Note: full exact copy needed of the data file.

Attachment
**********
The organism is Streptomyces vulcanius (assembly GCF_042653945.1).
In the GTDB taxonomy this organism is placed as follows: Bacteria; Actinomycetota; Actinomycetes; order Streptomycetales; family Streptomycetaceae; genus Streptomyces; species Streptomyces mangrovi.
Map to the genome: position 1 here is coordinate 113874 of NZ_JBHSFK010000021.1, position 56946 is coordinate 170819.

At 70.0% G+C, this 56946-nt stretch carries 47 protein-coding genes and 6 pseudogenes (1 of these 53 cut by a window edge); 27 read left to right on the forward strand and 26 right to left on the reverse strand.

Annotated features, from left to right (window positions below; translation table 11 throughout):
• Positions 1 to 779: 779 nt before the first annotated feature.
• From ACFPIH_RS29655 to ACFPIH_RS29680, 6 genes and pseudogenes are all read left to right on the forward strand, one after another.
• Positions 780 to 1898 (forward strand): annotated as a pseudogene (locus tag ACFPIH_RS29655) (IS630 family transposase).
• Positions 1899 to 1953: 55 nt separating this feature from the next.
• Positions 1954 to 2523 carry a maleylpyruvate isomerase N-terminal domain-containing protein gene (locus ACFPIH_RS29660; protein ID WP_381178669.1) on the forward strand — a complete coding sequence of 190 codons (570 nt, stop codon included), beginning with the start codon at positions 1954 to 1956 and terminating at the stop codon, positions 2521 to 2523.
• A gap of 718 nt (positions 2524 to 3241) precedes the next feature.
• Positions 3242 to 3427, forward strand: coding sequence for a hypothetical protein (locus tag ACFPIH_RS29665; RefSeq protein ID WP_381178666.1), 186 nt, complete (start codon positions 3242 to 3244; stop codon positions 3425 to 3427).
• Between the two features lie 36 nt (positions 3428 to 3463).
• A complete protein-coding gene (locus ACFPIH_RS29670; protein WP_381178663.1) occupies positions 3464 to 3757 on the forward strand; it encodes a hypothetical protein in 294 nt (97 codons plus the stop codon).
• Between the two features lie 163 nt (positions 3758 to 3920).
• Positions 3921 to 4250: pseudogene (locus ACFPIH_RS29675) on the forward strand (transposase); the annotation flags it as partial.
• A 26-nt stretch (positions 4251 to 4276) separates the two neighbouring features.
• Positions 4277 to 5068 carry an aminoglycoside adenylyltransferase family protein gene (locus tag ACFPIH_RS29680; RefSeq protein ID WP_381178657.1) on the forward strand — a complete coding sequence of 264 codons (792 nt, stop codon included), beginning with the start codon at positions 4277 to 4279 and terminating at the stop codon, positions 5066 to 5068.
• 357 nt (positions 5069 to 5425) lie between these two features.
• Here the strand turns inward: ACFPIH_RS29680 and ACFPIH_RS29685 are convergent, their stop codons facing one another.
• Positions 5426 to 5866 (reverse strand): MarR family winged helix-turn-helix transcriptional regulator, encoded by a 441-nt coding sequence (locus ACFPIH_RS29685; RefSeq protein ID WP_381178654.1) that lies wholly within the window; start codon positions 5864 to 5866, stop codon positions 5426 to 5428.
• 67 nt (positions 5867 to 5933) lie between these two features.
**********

The organism is Streptomyces vulcanius (assembly GCF_042653945.1).
In the GTDB taxonomy this organism is placed as follows: Bacteria; Actinomycetota; Actinomycetes; order Streptomycetales; family Streptomycetaceae; genus Streptomyces; species Streptomyces mangrovi.
Map to the genome: position 1 here is coordinate 113874 of NZ_JBHSFK010000021.1, position 56946 is coordinate 170819.

At 70.0% G+C, this 56946-nt stretch carries 47 protein-coding genes and 6 pseudogenes (1 of these 53 cut by a window edge); 27 read left to right on the forward strand and 26 right to left on the reverse strand.

Annotated features, from left to right (window positions below; translation table 11 throughout):
• Positions 1 to 779: 779 nt before the first annotated feature.
• From ACFPIH_RS29655 to ACFPIH_RS29680, 6 genes and pseudogenes are all read left to right on the forward strand, one after another.
• Positions 780 to 1898 (forward strand): annotated as a pseudogene (locus tag ACFPIH_RS29655) (IS630 family transposase).
• Positions 1899 to 1953: 55 nt separating this feature from the next.
• Positions 1954 to 2523 carry a maleylpyruvate isomerase N-terminal domain-containing protein gene (locus ACFPIH_RS29660; protein ID WP_381178669.1) on the forward strand — a complete coding sequence of 190 codons (570 nt, stop codon included), beginning with the start codon at positions 1954 to 1956 and terminating at the stop codon, positions 2521 to 2523.
• A gap of 718 nt (positions 2524 to 3241) precedes the next feature.
• Positions 3242 to 3427, forward strand: coding sequence for a hypothetical protein (locus tag ACFPIH_RS29665; RefSeq protein ID WP_381178666.1), 186 nt, complete (start codon positions 3242 to 3244; stop codon positions 3425 to 3427).
• Between the two features lie 36 nt (positions 3428 to 3463).
• A complete protein-coding gene (locus ACFPIH_RS29670; protein WP_381178663.1) occupies positions 3464 to 3757 on the forward strand; it encodes a hypothetical protein in 294 nt (97 codons plus the stop codon).
• Between the two features lie 163 nt (positions 3758 to 3920).
• Positions 3921 to 4250: pseudogene (locus ACFPIH_RS29675) on the forward strand (transposase); the annotation flags it as partial.
• A 26-nt stretch (positions 4251 to 4276) separates the two neighbouring features.
• Positions 4277 to 5068 carry an aminoglycoside adenylyltransferase family protein gene (locus tag ACFPIH_RS29680; RefSeq protein ID WP_381178657.1) on the forward strand — a complete coding sequence of 264 codons (792 nt, stop codon included), beginning with the start codon at positions 4277 to 4279 and terminating at the stop codon, positions 5066 to 5068.
• 357 nt (positions 5069 to 5425) lie between these two features.
• Here the strand turns inward: ACFPIH_RS29680 and ACFPIH_RS29685 are convergent, their stop codons facing one another.
• Positions 5426 to 5866 (reverse strand): MarR family winged helix-turn-helix transcriptional regulator, encoded by a 441-nt coding sequence (locus ACFPIH_RS29685; RefSeq protein ID WP_381178654.1) that lies wholly within the window; start codon positions 5864 to 5866, stop codon positions 5426 to 5428.
• 67 nt (positions 5867 to 5933) lie between these two features.